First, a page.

For the treatment of verapamil toxicity or calcium antagonist toxicity (e.g., myocardial depression, hypotension, cardiac conduction defects or cardiac arrhythmias).
    Intravenous dosage (calcium chloride 10%)
    Adults

    2 ml of a 10% solution or 2—4 mg/kg IV. May repeat in 10 minutes if necessary. Another source recommends 1 g IV over 5 min, repeated every 10 to 20 minutes for 3—4 additional doses as needed.

    Infants and Children

    20 mg/kg IV. May repeat in 10 minutes if necessary.

    Intravenous dosage (calcium gluconate)
    Adults

    500—800 mg IV. Maximum dose is 3 g IV. NOTE: Calcium chloride is the preferred agent. 

    Infants and Children

    100 mg/kg IV. Maximum dose is 3 g IV. NOTE: Calcium chloride is the preferred agent.

    For exchange transfusion-induced hypocalcemia prophylaxis†.
    Intravenous dosage (calcium gluconate)
    Neonates

    97 mg IV after each 100 ml of citrated blood exchanged.

    †Indicates off-label use

    MAXIMUM DOSAGE

    Adults

    Dependent on indication for therapy.

    Elderly

    Dependent on indication for therapy.

    Adolescents

    Dependent on indication for therapy.

    Children

    Dependent on indication for therapy.

    Infants

    Dependent on indication for therapy.

    DOSING CONSIDERATIONS

    Hepatic Impairment

    Specific guidelines for dosage adjustments in hepatic impairment are not available; it appears that no dosage adjustments are needed.

    Renal Impairment

    Specific guidelines for dosage adjustments in renal impairment are not available; it appears that no dosage adjustments are needed.

    ADMINISTRATION

    Oral Administration

    In general, administer with meals or feedings for improved absorption. Follow each dose with adequate fluids.
    Because calcium-containing products may interfere with the absorption of other medicines, separate administration of calcium from other medications according to recommendations for the potentially interacting medication.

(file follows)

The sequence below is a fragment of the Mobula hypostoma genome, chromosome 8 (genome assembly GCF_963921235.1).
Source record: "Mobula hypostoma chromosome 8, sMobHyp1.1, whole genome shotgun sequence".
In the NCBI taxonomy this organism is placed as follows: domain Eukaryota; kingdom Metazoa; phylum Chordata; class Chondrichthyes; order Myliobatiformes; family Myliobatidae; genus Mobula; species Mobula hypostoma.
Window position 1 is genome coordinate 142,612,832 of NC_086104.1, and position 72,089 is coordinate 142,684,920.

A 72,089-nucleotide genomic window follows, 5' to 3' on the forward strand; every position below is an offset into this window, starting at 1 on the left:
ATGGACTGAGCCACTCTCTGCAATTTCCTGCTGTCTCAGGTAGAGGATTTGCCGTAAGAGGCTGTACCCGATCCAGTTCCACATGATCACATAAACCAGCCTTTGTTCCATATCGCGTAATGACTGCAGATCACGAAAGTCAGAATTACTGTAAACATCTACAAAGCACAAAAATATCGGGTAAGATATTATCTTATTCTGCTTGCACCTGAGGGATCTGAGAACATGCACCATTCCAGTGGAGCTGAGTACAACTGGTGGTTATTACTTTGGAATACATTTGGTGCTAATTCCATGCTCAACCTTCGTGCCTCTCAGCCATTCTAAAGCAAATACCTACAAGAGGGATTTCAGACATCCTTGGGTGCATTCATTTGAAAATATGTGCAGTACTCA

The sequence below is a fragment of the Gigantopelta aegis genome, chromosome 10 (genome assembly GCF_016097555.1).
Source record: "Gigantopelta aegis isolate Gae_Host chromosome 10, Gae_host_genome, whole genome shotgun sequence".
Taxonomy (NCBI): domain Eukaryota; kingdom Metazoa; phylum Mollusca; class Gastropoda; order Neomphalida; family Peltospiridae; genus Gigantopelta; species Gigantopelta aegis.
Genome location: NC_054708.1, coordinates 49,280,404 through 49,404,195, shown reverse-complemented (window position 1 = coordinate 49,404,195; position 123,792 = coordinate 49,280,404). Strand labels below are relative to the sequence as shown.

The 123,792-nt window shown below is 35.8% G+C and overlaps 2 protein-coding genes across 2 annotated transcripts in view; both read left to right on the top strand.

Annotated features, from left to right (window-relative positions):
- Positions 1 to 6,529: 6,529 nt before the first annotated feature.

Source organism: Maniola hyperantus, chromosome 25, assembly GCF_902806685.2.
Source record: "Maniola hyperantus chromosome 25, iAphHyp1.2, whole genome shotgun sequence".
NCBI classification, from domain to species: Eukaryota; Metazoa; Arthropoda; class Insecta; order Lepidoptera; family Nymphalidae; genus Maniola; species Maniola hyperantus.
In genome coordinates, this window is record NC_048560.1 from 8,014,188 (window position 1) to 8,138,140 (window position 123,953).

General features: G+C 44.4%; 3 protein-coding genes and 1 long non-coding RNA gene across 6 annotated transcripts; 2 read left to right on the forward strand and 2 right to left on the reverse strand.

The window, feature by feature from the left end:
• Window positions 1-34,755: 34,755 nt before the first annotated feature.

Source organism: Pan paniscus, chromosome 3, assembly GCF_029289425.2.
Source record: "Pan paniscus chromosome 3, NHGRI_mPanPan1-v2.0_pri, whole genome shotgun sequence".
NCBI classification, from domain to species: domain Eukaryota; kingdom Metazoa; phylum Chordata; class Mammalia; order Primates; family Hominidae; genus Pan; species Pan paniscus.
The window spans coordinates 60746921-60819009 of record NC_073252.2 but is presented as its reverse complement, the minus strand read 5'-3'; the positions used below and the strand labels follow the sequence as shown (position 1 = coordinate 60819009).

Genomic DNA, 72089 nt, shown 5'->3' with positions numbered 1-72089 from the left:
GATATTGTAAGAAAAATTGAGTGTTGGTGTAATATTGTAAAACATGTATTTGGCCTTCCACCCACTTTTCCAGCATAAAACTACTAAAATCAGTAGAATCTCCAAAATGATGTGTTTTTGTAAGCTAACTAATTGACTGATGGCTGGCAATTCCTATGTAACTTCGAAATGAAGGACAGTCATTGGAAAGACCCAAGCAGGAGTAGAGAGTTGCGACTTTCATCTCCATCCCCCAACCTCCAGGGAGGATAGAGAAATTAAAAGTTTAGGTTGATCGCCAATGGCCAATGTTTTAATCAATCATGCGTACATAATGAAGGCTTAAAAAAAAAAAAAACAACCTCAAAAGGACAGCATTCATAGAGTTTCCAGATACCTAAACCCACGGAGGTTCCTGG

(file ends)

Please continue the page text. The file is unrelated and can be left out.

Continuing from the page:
Oral Solid Formulations

    Chewable tablets: Instruct patient to chew thoroughly before swallowing.
    Effervescent tablets: Dissolve each dose in a full glass of water as directed in the product label.

    Oral Liquid Formulations

    Measure doses with an oral syringe or other calibrated oral device to ensure accurate dosing.
     
    Calcium glubionate oral solution (e.g., Calcionate syrup): Due to the hyperosmolarity of this syrup, dilute infant and neonatal doses in small amounts of feedings and monitor for feeding intolerance.
     
    The parenteral formulation of calcium gluconate has been diluted in feedings for oral administration to neonates and infants.

    Injectable Administration

    Administered intravenously as the gluconate or chloride salts. Do NOT administer intramuscularly or subcutaneously.
    Visually inspect parenteral products for particulate matter and discoloration prior to administration whenever solution and container permit.
    Calcium chloride and calcium gluconate 10% (100 mg/mL) contain 27.2 mg/mL and 9 mg/mL of elemental calcium, respectively.

    Intravenous Administration

    Intermittent IV Infusion
    May dilute in compatible IV solution (i.e., 0.9% Sodium Chloride injection, 5% Dextrose injection, 10% Dextrose injection) to a usual concentration of 10 to 40 mg/mL.
    For calcium chloride, administration into a large vein or a central line is preferred; avoid extravasation. In a safety analysis of peripheral intravenous administration of calcium chloride solutions to adult patients, concentrations of approximately 3 mg/mL resulted in a low incidence of infusion site reactions. Concentrations of 1 mg/mL or less have been recommended for peripheral lines for neonates.
    For calcium gluconate, a recommended concentration for peripheral lines is 3 mg/mL for neonates; however, concentrations as high as 100 mg/mL have been used for bolus doses. Observe the infusion line closely. Higher concentrations have been given via central lines.
    Do not administer via scalp vein catheter.
    Generally, infuse a bolus dose over 30 to 60 minutes. Calcium gluconate may be administered at a rate not exceeding 200 mg/minute. Calcium chloride may be administered at a rate not exceeding 100 mg/minute.
     
    IV Push
    In general, inject IV 10% calcium gluconate products slowly, at a rate of 1.5 mL/minute (150 mg/minute) or less to avoid adverse reactions. The absolute maximum rate of 2 mL/minute (200 mg/minute) should not be exceeded. Administer through a small needle into a large vein.
    Inject IV 10% calcium chloride by slow IV injection. Do not to exceed 1 mL/minute (100 mg/minute), preferably in a deep or central vein. Following injection, the patient should remain recumbent for a short time.

    Other Injectable Administration

    Intraosseous Route
    NOTE: Calcium chloride and calcium gluconate are not approved by the FDA for intraosseous administration.
    During cardiopulmonary resuscitation in pediatrics, calcium chloride or calcium gluconate may be given via the intraosseous route when IV access is not available.
     
    Intracardiac Route
    In cardiac resuscitation, calcium chloride, in the appropriate intracardiac dose, can be injected into the ventricular cavity. Care should be taken to avoid injection into the cardiac muscle.